2. Leverage airlines’ national footprint in Brussels conversations on policy
The ability to collectively leverage the national influence that its membership provides will be a critical, especially as national interests more and more dominate the new Brussels environment. From the European Parliament, where MEPs and their offices are always alive to listening to their own national constituents, through to national ministry officials negotiating in Council working groups, the ability of the airlines to mobilise the national as well as European audience can serve well the advocacy goals.
3. Use channels that keep a drumbeat of conversation going with relevant policy-makers
At the same time as looking beyond traditional issues, the new association should also embrace the full span of channels with which to convey its messages. Meetings and events are important points in any ongoing advocacy activity, but increasingly, social media channels such as LinkedIn and Twitter allow the conversations with key policy makers to continue in-between those set-piece moments of engagement. A recent study by FH found that 61% of MEPs surveyed follow social media conversations daily in their legislative work. So to ignore such media would be to lose a huge opportunity in terms of conveying association positions.
4. Qualify contribution to jobs and growth beyond the sector
Growth and jobs are the centerpiece of the European Commission’s agenda. Under the new regime, Commissioners and Vice Presidents are litmus testing new initiatives against their contribution to jobs and growth. The aviation industry’s own contribution is well documented, most recently through ATAG’s Benefits Beyond Borders report. Such data will continue to be critical in underpinning the advocacy effort in Brussels, and demonstrating aviation’s “value add”. The sector’s positive impact of course spreads to nearly every corner of Europe’s economy – the ability of the new association to therefore harness the support of other industry sectors, that depend on aviation for their own economic well-being, will be key.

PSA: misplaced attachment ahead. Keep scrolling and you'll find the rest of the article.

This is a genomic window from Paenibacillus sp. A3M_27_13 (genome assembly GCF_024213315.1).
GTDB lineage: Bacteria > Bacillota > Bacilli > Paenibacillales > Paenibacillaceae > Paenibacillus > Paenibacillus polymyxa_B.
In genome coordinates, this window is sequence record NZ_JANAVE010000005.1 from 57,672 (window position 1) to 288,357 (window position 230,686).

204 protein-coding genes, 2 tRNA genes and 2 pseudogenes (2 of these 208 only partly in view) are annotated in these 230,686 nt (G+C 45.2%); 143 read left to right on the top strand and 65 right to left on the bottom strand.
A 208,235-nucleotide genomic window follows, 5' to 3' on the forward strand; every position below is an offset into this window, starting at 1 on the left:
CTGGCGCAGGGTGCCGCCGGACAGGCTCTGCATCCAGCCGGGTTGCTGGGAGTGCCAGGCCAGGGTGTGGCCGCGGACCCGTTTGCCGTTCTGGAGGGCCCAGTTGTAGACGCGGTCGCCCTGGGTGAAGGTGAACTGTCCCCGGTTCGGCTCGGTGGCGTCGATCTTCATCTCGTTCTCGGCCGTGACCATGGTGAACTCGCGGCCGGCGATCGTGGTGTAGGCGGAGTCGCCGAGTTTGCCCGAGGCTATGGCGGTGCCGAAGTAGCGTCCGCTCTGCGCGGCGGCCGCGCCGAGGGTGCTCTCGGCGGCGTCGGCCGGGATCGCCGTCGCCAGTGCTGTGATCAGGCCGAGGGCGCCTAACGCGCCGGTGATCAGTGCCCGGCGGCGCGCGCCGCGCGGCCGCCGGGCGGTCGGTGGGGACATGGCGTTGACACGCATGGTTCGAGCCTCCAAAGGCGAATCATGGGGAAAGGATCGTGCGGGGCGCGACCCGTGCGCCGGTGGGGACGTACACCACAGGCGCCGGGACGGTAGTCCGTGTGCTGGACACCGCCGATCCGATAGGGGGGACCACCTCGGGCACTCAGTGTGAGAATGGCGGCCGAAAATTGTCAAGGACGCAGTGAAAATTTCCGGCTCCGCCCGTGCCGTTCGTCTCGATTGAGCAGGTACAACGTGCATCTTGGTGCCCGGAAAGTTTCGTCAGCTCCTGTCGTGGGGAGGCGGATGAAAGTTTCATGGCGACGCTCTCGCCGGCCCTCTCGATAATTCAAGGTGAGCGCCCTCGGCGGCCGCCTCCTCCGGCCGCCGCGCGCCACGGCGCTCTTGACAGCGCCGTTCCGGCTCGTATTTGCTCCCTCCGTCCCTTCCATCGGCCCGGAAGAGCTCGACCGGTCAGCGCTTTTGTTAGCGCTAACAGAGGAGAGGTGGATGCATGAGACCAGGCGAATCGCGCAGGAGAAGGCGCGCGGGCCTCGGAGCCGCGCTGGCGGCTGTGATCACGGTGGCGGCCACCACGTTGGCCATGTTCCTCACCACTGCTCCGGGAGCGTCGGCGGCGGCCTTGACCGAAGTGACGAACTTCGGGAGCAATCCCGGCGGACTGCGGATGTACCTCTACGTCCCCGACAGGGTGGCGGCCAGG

5. Deliver member value through bench-marking reputation and measuring improvement
A fresh start for an industry association provides a unique opportunity to put in place a robust system of performance bench-marking. Setting out and agreeing on a core set of measurable objectives will allow the association to clearly define its own success and calibrate its ongoing strategy. Doubtless a core aspect of the activities of the association will be to develop the reputation of the sector with policy-makers. Initially, and periodically henceforth, testing the policy-maker perceptions of the airline industry will allow a clear assessment of the ongoing effectiveness of the association in this regard.
September 15, 2015